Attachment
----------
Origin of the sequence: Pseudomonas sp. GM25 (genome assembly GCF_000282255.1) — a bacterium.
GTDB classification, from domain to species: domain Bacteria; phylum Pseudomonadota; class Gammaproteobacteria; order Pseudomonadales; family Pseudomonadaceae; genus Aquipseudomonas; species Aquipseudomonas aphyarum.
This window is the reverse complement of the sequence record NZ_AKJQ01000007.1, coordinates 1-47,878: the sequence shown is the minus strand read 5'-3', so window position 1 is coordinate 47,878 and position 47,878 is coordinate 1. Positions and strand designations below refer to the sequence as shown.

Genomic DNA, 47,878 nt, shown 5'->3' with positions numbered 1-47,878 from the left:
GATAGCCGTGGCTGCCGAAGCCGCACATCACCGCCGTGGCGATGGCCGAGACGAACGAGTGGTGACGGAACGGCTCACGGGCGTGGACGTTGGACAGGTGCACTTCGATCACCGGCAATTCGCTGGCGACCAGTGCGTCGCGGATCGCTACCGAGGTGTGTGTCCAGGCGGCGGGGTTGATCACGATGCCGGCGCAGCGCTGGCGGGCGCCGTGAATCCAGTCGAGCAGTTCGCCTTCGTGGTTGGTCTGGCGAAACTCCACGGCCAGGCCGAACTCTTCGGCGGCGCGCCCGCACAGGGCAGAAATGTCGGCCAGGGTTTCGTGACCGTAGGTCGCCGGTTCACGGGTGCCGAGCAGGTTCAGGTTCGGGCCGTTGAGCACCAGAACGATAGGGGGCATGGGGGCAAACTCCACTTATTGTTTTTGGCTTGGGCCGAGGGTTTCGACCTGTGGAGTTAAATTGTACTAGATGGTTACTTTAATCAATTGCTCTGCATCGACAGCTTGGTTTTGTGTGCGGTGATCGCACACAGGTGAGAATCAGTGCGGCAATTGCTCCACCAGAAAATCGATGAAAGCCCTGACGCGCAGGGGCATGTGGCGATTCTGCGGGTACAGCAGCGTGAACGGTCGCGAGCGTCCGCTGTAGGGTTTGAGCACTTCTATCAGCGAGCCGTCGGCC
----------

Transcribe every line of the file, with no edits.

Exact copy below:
Origin of the sequence: Pseudomonas sp. GM25 (genome assembly GCF_000282255.1) — a bacterium.
GTDB classification, from domain to species: domain Bacteria; phylum Pseudomonadota; class Gammaproteobacteria; order Pseudomonadales; family Pseudomonadaceae; genus Aquipseudomonas; species Aquipseudomonas aphyarum.
This window is the reverse complement of the sequence record NZ_AKJQ01000007.1, coordinates 1-47,878: the sequence shown is the minus strand read 5'-3', so window position 1 is coordinate 47,878 and position 47,878 is coordinate 1. Positions and strand designations below refer to the sequence as shown.

Genomic DNA, 47,878 nt, shown 5'->3' with positions numbered 1-47,878 from the left:
GATAGCCGTGGCTGCCGAAGCCGCACATCACCGCCGTGGCGATGGCCGAGACGAACGAGTGGTGACGGAACGGCTCACGGGCGTGGACGTTGGACAGGTGCACTTCGATCACCGGCAATTCGCTGGCGACCAGTGCGTCGCGGATCGCTACCGAGGTGTGTGTCCAGGCGGCGGGGTTGATCACGATGCCGGCGCAGCGCTGGCGGGCGCCGTGAATCCAGTCGAGCAGTTCGCCTTCGTGGTTGGTCTGGCGAAACTCCACGGCCAGGCCGAACTCTTCGGCGGCGCGCCCGCACAGGGCAGAAATGTCGGCCAGGGTTTCGTGACCGTAGGTCGCCGGTTCACGGGTGCCGAGCAGGTTCAGGTTCGGGCCGTTGAGCACCAGAACGATAGGGGGCATGGGGGCAAACTCCACTTATTGTTTTTGGCTTGGGCCGAGGGTTTCGACCTGTGGAGTTAAATTGTACTAGATGGTTACTTTAATCAATTGCTCTGCATCGACAGCTTGGTTTTGTGTGCGGTGATCGCACACAGGTGAGAATCAGTGCGGCAATTGCTCCACCAGAAAATCGATGAAAGCCCTGACGCGCAGGGGCATGTGGCGATTCTGCGGGTACAGCAGCGTGAACGGTCGCGAGCGTCCGCTGTAGGGTTTGAGCACTTCTATCAGCGAGCCGTCGGCC